“Quad Climate Change Action and Mitigation Package was announced to strengthen efforts towards green shipping, clean energy including green hydrogen, and climate and disaster resilient infrastructure,” it noted.
The report made no explicit mention of military collaboration of the Quad members even as Australia prepares to host Exercise Malabar, a naval drill involving the four Quad nations.
Apart from its Quad members, the MEA report also noted that France has been increasingly engaged in wide areas of cooperation including maritime security in the Indo-Pacific region.
“While cooperation in the areas of defence and security, space and civil nuclear matters constitute the principal pillars of the India-France Strategic Partnership, both countries are increasingly engaged in wide areas of cooperation, including maritime security in the Indo-Pacific region…,” stated the report.
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On Ukraine & Russia
Following the G20 foreign ministers’ meeting in Delhi that noted the decline of multilateralism, the MEA report acknowledged that issues surrounding the Russia-Ukraine conflict dominated major multilateral forums, “including the UNSC, the UNGA, the UNHRC, UNESCO, ILO, IPU, ITU, IAEA”, while adding that India decisively abstained from UNGA resolutions.
On the topic of Russia, the report cited enhancing economic cooperation with Moscow as a “key priority” for the bilateral relationship, including increasing bilateral investment to $50 billion and bilateral trade to $30 billion by 2025.
This comes at a time when India-Russia bilateral trade has seen a boost amid New Delhi’s growing imports of Russian crude amid the Ukraine war.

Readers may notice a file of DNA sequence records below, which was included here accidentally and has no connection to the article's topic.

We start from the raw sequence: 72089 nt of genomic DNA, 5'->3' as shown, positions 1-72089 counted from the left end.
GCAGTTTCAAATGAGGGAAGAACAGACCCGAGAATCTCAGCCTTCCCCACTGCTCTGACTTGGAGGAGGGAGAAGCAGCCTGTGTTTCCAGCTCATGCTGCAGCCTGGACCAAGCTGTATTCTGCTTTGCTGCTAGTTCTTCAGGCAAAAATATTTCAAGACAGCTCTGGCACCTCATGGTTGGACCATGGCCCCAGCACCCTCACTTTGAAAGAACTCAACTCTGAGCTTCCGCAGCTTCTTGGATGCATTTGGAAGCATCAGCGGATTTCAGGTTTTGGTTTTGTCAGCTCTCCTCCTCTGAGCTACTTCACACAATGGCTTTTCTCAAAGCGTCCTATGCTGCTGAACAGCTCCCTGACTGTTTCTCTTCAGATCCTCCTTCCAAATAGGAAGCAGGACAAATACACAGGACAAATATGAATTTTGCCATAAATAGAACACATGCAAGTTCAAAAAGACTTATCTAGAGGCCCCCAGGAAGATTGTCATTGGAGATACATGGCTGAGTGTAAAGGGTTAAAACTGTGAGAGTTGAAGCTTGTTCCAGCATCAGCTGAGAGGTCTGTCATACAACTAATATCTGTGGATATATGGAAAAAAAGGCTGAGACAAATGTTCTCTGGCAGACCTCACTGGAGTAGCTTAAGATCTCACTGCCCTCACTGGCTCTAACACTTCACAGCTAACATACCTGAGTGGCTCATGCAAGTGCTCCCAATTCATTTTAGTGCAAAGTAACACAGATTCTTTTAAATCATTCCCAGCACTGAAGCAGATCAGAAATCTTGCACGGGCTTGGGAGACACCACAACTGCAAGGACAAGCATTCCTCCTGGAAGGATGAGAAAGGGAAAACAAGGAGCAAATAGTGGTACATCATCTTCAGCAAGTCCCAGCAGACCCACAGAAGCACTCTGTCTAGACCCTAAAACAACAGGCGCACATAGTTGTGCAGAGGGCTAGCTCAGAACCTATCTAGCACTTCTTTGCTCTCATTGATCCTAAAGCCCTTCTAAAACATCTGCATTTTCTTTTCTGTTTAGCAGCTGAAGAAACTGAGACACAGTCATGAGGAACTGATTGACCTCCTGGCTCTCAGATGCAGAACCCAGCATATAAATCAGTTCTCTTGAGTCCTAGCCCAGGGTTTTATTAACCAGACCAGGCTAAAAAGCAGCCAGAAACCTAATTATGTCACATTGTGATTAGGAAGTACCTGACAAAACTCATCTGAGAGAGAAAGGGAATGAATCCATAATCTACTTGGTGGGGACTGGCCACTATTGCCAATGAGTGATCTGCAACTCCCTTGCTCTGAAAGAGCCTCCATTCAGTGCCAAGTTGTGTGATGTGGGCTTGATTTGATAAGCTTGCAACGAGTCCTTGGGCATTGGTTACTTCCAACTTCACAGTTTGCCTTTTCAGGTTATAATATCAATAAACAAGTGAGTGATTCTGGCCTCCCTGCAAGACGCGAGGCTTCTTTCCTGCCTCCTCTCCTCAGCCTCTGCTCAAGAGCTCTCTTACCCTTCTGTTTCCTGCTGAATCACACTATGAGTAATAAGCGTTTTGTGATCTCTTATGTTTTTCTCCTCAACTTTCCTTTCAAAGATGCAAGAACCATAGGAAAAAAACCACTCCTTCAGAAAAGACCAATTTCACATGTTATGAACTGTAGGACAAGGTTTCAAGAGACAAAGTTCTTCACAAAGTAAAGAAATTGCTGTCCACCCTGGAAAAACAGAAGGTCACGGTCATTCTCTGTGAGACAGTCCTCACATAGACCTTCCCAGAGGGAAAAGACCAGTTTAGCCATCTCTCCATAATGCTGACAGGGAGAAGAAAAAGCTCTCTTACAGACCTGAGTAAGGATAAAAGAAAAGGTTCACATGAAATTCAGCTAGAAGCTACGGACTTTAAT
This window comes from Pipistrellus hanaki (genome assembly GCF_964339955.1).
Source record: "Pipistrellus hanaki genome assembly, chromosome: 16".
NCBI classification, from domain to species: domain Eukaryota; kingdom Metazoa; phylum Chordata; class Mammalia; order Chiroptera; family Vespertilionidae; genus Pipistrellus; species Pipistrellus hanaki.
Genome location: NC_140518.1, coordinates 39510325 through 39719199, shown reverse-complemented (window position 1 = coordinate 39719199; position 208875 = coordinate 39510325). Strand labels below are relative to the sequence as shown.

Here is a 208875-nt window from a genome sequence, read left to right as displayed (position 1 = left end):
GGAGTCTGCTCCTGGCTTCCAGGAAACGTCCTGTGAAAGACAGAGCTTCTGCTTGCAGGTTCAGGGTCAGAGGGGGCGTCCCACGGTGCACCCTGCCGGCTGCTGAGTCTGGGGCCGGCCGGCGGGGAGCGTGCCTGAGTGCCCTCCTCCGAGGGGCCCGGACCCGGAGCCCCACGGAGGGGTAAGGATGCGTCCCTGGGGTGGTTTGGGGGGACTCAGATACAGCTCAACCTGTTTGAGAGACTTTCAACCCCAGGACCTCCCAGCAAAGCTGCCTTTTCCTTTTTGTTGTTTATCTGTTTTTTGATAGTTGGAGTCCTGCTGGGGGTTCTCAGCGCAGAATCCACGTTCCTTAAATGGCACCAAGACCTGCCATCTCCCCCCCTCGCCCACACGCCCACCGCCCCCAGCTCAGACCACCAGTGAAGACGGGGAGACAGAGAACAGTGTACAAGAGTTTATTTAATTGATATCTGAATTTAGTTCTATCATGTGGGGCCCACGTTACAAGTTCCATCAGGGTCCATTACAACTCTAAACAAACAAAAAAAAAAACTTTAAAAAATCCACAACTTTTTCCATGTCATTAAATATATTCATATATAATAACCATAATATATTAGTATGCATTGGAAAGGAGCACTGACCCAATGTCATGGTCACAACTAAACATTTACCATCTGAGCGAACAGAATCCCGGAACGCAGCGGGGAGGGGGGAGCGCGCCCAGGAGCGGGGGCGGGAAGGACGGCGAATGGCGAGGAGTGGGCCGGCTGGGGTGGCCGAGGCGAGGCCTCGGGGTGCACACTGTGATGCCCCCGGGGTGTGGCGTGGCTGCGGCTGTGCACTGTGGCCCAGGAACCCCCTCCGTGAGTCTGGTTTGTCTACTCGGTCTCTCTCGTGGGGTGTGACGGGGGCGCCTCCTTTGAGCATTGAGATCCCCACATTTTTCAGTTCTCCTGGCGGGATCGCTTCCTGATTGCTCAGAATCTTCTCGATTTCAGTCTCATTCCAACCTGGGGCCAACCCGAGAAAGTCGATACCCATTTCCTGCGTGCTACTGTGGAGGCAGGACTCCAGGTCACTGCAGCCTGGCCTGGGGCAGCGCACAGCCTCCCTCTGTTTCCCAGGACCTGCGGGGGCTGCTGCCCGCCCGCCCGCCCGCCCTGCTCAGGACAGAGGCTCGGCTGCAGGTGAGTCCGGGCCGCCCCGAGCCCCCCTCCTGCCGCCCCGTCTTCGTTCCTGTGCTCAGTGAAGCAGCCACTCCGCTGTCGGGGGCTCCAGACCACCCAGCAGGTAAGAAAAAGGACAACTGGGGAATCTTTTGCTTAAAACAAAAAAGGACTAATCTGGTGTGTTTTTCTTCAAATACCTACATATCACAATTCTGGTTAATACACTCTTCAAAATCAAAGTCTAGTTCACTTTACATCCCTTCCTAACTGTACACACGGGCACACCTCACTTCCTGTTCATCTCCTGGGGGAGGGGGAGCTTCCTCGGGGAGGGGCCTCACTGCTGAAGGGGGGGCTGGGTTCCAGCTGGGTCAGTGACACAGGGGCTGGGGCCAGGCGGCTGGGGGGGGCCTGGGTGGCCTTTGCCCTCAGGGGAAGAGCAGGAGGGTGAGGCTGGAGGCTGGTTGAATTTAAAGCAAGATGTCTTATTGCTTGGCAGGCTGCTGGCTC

Latest data indicates that India’s Russian oil imports climbed to a record 1.4 million barrels per day in January, up 9.2 per cent from last December.
The MEA report also made a note of the continued close cooperation with Russia in civil nuclear energy. However, it said that issues over a joint project in Tamil Nadu — Kudankulam Nuclear Power Plant — need to be ironed out.
“India & Russia continued their close cooperation in the sphere of civil nuclear energy cooperation as part of the ongoing project at Kudankulam Nuclear Power Plant. Construction work continued at Units 3 & 4 and 5 & 6 despite difficulties,” it said.
In 1988, then Indian Prime Minister Rajiv Gandhi and Soviet leader Mikhail Gorbachev had signed an agreement for the project. However, construction of various units of the project have been delayed for a variety of reasons over the years, such as maintenance issues, suspected malware attacks and, most recently, the Ukraine war.
“Both sides agreed to work in close contact to find an amicable solution to the difficulties,” the MEA report added.
On India’s efforts in Afghanistan
The MEA’s annual report described India as a “steadfast partner” in reconstruction and development efforts in Afghanistan despite serious security challenges.
However, it also noted that due to the current security situation — the Taliban takeover in August 2021 — the Indian government’s grant-in-aid projects in the war-torn country have been paused. “…Due to the current political and security situation, Grant in Aid projects in Afghanistan is on hold except support of scholarship programme for students presently enrolled in Indian University,” said the report.
This comes despite recent calls by the Taliban regime for India to resume several infrastructure projects in Afghanistan.
Last month, India’s Budget 2023 left development aid to Afghanistan unchanged at Rs 200 crore, but still lower than the Rs 350 allocated in 2021-22 (Budget estimates).
(Edited by Zinnia Ray Chaudhuri)